Atomic Energy Organisation of Iran (AEOI) spokesman Behrouz (Behruz) Kamalvandi said on 28 August that financing is now in place to build two more units at the Bushehr NPP. He told the Iranian Students News Agency (ISNA): "In order to complete negotiations on the two new power plants, we have provided financial resources at the order of the president [Hassan Rouhani], and the financial problem is settled. We will try to finalise negotiations in coming weeks and we will declare a date for the beginning of the construction of the power plants." An agreement to expand civilian nuclear energy cooperation and construct a total of eight additional nuclear reactors at Bushehr was signed between Russia and Iran in November 2014.
Kamalvandi noted that a $5bn loan from Russia, recently approved by the Majlis (parliament), would be used to support the plant construction. Earlier in August, public procurement information published by Russian state nuclear corporation Rosatom suggested that start up of Bushehr’s third unit is planned for April 2026. Unit 1, built by Russia’s Atopmstroyexport, began operating in 2011 and reached full capacity in 2012. In April 2016, the unit was formally handed over to Iran.
Kamalvandi also told ISNA that Iran's heavy water stockpile amounted to 170t, of which 39t tonnes were to be sold to Russia. He added that the purity of Iran's heavy water is 99.95% and noted that currently European countries are the biggest customers of the product. He added: "The International Atomic Energy Agency (IAEA) supervises the sale of heavy water and we can sell it to whoever we want."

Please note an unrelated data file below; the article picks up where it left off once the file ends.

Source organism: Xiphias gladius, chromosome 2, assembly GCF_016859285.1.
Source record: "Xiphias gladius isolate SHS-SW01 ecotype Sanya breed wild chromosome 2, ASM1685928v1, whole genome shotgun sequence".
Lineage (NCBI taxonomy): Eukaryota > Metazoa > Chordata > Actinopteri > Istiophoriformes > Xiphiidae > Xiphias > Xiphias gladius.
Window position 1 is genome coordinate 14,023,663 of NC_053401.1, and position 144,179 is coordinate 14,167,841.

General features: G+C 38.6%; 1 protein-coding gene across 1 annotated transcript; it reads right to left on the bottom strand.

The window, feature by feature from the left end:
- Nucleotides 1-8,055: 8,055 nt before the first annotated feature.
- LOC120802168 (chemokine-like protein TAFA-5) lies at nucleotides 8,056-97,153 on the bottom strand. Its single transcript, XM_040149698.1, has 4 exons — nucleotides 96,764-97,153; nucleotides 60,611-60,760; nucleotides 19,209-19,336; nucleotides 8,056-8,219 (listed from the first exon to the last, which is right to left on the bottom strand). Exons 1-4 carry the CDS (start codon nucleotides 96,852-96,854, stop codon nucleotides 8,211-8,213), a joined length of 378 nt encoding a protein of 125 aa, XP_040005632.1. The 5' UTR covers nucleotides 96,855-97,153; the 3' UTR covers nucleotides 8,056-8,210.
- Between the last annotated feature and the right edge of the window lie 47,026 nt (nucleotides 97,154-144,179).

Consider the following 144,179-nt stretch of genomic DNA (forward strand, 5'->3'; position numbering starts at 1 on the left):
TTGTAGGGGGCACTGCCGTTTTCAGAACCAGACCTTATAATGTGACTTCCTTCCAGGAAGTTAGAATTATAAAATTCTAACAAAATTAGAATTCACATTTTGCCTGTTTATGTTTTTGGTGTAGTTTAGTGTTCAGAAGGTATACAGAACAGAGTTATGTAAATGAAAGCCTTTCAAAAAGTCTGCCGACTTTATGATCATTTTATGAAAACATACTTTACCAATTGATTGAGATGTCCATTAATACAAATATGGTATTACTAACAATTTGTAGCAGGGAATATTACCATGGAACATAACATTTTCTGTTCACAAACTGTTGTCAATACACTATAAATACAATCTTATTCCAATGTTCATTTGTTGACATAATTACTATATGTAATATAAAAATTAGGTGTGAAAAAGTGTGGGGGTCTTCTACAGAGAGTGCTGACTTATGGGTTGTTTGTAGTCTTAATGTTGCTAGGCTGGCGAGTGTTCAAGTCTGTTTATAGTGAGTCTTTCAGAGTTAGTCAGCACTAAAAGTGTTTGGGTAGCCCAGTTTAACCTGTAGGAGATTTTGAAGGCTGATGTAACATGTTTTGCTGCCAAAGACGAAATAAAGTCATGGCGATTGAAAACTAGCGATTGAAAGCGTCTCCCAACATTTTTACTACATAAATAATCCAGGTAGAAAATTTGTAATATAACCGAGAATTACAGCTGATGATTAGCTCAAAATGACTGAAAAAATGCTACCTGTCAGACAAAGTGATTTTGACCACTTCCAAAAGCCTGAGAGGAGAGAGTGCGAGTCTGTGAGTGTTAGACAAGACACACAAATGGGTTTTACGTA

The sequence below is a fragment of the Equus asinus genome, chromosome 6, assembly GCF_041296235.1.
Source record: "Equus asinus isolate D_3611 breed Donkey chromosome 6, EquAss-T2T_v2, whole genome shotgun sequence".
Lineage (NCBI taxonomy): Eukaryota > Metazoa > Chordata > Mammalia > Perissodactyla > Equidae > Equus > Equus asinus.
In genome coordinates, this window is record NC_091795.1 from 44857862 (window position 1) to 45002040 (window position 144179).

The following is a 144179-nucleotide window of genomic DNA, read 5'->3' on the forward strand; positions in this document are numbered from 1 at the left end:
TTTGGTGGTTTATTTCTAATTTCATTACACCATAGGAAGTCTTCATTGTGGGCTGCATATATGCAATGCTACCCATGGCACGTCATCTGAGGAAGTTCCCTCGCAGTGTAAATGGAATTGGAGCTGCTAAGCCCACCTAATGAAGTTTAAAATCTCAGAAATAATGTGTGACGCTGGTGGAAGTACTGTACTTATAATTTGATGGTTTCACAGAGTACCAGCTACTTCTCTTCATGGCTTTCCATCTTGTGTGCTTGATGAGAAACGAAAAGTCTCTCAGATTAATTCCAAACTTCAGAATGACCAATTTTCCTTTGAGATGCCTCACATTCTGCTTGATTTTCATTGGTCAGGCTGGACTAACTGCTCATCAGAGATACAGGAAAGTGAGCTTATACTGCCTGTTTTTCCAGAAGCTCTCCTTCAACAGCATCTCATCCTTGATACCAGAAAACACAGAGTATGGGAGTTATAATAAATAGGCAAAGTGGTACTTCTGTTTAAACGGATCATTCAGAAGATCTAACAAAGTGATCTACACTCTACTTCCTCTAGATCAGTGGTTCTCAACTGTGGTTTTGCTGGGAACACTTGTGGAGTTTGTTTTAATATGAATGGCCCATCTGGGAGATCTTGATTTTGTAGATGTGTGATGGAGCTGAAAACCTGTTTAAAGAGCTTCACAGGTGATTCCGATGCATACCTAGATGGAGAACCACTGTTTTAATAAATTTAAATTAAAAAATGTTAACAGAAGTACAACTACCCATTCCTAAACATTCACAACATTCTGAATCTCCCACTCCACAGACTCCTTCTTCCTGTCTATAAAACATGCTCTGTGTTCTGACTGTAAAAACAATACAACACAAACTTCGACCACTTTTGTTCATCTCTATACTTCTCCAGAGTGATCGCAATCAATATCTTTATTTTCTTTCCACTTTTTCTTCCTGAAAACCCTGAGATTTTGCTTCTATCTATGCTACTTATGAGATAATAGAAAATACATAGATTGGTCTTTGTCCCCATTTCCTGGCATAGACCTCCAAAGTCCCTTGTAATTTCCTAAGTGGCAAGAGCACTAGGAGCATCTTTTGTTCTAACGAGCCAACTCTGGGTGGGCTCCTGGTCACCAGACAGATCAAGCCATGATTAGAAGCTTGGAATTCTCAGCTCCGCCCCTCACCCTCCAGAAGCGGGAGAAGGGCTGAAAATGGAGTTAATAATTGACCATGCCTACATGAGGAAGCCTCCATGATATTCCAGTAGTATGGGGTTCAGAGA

Earlier, Iran also sold 32t of heavy water to the USA. AEOI head Ali Akbar Salehi in July criticised critics who are against such sales, explaining that Iran would need heavy water for its Arak research reactor, currently undergoing a redesign as part of the Joint Comprehensive Plan of Action (JCPOA) agreed with the P5+1 countries (USA, UK, Russia, China, France and Germany) in July 2015. “If the Arak reactor becomes operational in the next few years, then it will require 60-70t of heavy water. However, we produce 25t of heavy water a year….What should we do with the [excess] heavy water if we do not sell it?"
Russia and Iran are also progressing on a deal to convert Iran’s Fordow former uranium enrichment plant into a production facility for heavy isotopes, Rosatom said earlier in August.The reprofiling of the Fordow facility was stipulated in the JCPOA. In April, Russia’s permanent envoy to the IAEA and other international organizations in Vienna, Vladimir Voronkov, said that the type of stable isotopes to be produced at Fordow had already been determined and production at the reorganized facility could start in 2018.